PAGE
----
What’s a kid without cable to do?
Adwela Dawes was faced with this conundrum growing up in Culpeper, Virginia. He was raised by his grandparents, who didn’t have cable television. He had to find other ways to entertain himself: his grandmother’s piano and a collection of educational books.
“It was a curse then, but it’s such a weapon now,” Dawes says.
Dawes will perform with his roots reggae band Adwela and the Uprising at Tellus360 Saturday.
Dawes used his expanded vocabulary from reading dictionaries, encyclopedias and college textbooks to impress friends and win lunch money in rap battles at school.
His friends remembered him for it, even after he moved to York to work as an offensive coordinator for the York Capitals of the American Indoor Football League. He studied history in college and recorded music with friends, but largely focused on football.
Dawes got a call from an old friend in 2013. The friend dared him to enter a talent show in Culpeper with a $1,000 prize.
“I was like, I can sing a little bit,” Dawes says. “It’s Culpeper. How much talent could there possibly be?”
A lot, it turns out.
“I’ve never been so underprepared for anything in my life,” Dawes says. “There were real musicians. There were people down there with real talent.”
He performed an acoustic song in the first round, and found a backing band for the semifinals. Dawes didn’t place in the finals, but he was voted a fan favorite.
Dawes was pleased with his run, and was content to return to York and continue his work with the Capitals. But, his phone kept ringing with offers for gigs from people who saw him in the talent show.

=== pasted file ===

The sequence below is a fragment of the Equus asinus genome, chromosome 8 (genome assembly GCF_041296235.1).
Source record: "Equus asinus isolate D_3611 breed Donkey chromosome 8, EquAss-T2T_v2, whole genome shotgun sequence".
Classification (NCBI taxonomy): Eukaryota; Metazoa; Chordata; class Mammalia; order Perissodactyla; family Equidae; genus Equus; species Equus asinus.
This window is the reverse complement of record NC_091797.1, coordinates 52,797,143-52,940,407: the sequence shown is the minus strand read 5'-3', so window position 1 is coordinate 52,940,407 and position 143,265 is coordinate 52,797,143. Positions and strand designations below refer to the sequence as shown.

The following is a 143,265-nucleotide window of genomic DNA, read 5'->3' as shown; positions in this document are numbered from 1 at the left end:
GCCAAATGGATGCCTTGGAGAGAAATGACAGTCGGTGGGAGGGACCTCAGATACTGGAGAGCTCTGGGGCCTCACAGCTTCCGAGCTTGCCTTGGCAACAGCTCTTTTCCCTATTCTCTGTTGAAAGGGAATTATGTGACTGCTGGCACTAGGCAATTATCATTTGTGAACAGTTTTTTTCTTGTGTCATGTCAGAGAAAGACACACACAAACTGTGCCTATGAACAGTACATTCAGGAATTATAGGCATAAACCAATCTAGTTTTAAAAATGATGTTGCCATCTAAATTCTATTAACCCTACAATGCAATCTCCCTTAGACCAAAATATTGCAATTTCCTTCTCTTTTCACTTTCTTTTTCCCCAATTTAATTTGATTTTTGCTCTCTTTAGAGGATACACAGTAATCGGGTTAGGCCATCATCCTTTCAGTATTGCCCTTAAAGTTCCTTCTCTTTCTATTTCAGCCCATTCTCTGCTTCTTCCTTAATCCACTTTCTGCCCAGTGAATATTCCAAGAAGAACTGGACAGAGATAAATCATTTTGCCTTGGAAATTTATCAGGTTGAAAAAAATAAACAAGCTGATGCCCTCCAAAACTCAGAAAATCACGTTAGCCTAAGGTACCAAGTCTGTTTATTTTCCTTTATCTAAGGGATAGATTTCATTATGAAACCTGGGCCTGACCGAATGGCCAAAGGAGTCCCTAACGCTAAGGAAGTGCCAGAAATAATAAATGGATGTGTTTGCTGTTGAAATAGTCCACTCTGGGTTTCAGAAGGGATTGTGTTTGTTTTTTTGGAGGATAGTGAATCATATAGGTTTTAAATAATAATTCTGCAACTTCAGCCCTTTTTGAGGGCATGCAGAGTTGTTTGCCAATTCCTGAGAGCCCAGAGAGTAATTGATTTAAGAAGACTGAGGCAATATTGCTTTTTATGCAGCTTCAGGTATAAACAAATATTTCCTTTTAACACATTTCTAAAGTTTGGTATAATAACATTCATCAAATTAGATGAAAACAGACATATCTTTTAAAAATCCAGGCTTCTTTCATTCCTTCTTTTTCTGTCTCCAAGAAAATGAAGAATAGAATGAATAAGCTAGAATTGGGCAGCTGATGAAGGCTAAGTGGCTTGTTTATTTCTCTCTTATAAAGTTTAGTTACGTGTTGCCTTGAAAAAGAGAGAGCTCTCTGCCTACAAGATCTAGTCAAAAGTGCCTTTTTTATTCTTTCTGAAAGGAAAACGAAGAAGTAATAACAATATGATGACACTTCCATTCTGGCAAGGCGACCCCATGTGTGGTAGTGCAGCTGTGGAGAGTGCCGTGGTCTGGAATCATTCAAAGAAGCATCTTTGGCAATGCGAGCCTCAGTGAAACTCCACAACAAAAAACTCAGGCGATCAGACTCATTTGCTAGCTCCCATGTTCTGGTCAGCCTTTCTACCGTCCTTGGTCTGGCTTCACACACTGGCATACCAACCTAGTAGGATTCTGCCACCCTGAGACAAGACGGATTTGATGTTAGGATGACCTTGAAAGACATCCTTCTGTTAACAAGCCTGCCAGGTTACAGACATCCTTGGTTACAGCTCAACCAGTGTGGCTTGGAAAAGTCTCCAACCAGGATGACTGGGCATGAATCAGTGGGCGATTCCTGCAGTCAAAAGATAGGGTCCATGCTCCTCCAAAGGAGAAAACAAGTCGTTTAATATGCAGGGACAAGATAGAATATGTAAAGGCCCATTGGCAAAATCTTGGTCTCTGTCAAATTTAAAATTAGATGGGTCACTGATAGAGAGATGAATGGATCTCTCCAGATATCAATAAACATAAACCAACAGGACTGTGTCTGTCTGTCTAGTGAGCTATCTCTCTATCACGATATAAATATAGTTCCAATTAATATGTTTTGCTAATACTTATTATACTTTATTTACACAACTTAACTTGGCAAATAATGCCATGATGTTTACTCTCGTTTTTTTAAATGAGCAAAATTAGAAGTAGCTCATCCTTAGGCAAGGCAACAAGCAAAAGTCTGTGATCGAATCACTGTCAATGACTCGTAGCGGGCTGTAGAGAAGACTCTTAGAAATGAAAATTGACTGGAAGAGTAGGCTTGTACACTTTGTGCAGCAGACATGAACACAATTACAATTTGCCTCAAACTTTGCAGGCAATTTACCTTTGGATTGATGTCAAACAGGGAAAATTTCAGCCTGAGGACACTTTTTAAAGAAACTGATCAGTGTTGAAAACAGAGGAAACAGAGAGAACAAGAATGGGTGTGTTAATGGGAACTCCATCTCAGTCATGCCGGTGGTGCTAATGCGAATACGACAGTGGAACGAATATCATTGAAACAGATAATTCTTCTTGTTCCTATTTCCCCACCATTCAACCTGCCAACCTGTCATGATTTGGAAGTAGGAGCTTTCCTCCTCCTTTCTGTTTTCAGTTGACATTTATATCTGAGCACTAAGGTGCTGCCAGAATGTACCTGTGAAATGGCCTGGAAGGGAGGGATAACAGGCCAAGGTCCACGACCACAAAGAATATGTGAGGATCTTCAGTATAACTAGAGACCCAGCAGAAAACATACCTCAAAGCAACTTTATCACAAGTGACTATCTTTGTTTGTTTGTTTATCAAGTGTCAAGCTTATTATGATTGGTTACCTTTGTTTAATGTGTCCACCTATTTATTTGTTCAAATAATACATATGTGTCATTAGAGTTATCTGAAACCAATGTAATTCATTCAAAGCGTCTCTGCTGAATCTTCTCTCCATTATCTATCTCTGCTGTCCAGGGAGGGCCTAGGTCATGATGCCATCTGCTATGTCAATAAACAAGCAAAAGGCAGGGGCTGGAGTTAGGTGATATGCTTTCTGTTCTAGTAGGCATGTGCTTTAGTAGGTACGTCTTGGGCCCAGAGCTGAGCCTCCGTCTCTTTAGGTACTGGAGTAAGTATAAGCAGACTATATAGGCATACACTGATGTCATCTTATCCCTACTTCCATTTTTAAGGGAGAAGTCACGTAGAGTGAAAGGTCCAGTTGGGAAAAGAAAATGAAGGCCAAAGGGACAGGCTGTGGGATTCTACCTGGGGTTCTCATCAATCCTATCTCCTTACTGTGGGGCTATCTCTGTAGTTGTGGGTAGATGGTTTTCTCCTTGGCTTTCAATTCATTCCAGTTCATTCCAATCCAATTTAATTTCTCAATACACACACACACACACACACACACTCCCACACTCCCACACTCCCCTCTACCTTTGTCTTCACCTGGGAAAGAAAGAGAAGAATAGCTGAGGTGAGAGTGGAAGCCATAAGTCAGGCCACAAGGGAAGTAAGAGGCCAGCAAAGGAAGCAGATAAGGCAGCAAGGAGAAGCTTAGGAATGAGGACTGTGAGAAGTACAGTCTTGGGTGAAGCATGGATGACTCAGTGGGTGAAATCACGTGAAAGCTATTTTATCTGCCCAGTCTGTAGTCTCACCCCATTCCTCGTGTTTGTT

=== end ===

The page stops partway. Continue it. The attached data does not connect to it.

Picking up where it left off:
“I was like, you know what, there might be something I should pursue,” Dawes says.
At the end of the football season, he moved back to Culpeper to give the music thing a solid shot.
He’s cycled through a few members, but the band’s other vocalist, Rockei Henry, has been with Dawes since the group’s inception.
Adwela and the Uprising played more than 100 shows last year. The band released its first album, “The Road Less Traveled,” Feb. 3.
The band’s sound is distinctly roots reggae, drawing influence from Bob and Damian Marley, Peter Tosh and Jacob Miller.
The sound was born from Dawes’ lifelong connection to reggae music. Of Jamaican descent, he remembers hearing the music often while visiting family members in Jamaica and at home in Virginia.
“That’s my first love as far as music, because that was my first influence and stuff I was introduced to from birth,” Dawes says.
He considers what he performs as “message music,” spreading positivity and starting conversations about real issues. That’s where he has a problem with the term “reggae” being slapped on bands who sing lyrics about partying over an island sound.
“To me, honestly, it isn’t so much about the style as it is the content,” Dawes says.
Dawes believes “message music” is more important now than ever.
“It’s got to be a weapon against the hatred and racism and division that’s going on in the world,” Dawes says.
Although he’s no longer coaching football, Dawes says he still uses aspects of his competitive sports life — like team building — in leading a band. But he knows he can’t address a group of musicians the same way he would a rowdy football team.
“I’ve learned to tread lighter than I would being a football coach,” Dawes says.
Now that he’s devoted himself to music full time, all Dawes wants is to be able to say he gave the band a solid shot.
“We have jumped off the porch and made a leap of faith and said we were going to do this,” Dawes says. “The 9 to 5 will always be there. I can always go back to coaching. I can always go back to teaching. I can always go back to just digging a ditch if I need to. It will always be there.”